The bills require that manuscripts be submitted within six months of publication for storage in an accessible repository that would be publicly available online. The poicy will cover the National Science Foundation, the Department of Agriculture, the Department of Defense, the Department of Energy, and others.
The Guardian’s blog features Mike Taylor who uses a parable for a world where food is cheap and freely available to expose the conflict between access to science and paywalls set up by its distribution. Of all the shrill verbage I have read on the issue of open access I think his piece provides by far the most telling insight. A few snippets are below but the whole post only takes a few moments to read.It leaves an image on the back of the eyelids. The view it provides has made me finally seriously reconsider the whole access to published papers issue. I am an associate editor for the Elsevier journal ‘Genomics‘. I am becoming more and more uncomfortable with this role as I am effectively putting my time into something that I am not sure is going to be an effective investment into the future. I have not left the board, but questions I have raised with the company on open access have not been answered.
“With the new machines, anyone who came upon a particularly delicious or nutritious morsel of food could send it to all of his friends. Farmers could send their newly harvested crops directly to other farmers, even those on the other side of the world. ”
“Wait a minute,” said the distributors, “what about us? We’re a valuable part of the supply chain. We add value. It would be much better if we continued to distribute food the old way, with trains and ships. But everyone immediately saw that this was silly. The old technology was obsolete, the new was better in every way. Facing an outcry, the distributors saw that they wouldn’t be able to go on as before, pretending that Teleporting Duplicators didn’t exist.”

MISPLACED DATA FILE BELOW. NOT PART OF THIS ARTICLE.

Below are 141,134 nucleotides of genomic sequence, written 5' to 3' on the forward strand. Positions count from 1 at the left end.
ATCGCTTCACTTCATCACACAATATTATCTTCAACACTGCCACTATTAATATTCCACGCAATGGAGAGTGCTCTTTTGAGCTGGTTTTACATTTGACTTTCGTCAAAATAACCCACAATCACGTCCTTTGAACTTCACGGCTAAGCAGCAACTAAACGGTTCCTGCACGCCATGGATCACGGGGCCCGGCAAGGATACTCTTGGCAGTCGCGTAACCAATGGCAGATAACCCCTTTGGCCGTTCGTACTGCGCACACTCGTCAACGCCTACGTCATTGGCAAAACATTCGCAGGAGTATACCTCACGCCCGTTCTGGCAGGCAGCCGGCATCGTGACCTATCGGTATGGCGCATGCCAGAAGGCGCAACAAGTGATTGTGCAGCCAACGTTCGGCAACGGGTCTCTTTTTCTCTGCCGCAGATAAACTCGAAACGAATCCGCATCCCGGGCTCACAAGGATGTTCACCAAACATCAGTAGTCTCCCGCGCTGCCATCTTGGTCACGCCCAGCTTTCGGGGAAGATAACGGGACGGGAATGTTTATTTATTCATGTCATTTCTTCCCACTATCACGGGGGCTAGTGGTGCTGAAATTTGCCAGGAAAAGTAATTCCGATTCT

“You can’t just cut us out of the food distribution process”, they said. “It would be much better if farmers and ordinary people were not allowed to operate Teleporting Duplicators. We’ll operate them for everyone, and sell the duplicated food.”
Brad Chapman in my group here published his blog – ‘blue collar bioinformatics’ where he describes the progress being made in online accessible cloud instances (private to you) of analytical environments for bioinformatics.
According to Richard Resnick in his TED talk we will match genomes online to find compatible (cousins) – but what if we will find matches to likely partners? Entirely likely now that the cost of genome sequencing is trending towards “absolute zero“. With the upcoming mass consumer market gaining access to its genome code we face the true host of unknown outcomes.
I’m so positive of this because we simply have such primitive understanding of the relationships between code and actual meaning.
I have a cunning plan as to how to decipher that meaning and anyone who wants to learn more is welcome to contact me or join in my search – but one way we aren’t going to find it is by connecting dots – and right now that’s the method we use: a dot for this lung cancer gene a dot for that gene in this statistically rigorous study – all gene and genome dots but no picture to connect them together.
We need a systematic plan for the picture made up by the genome dots – and it’s not going to be systems biology as we are doing it now – its going to be a fusion of systematics and good old functional genomics.
Enough buzz words? Well – we need to start looking at the pathways that make up life in a systematic way. These are as ancient as the genomes that code for them. Using evolution to figure out genome coding and disease makes a whole lot of sense to me.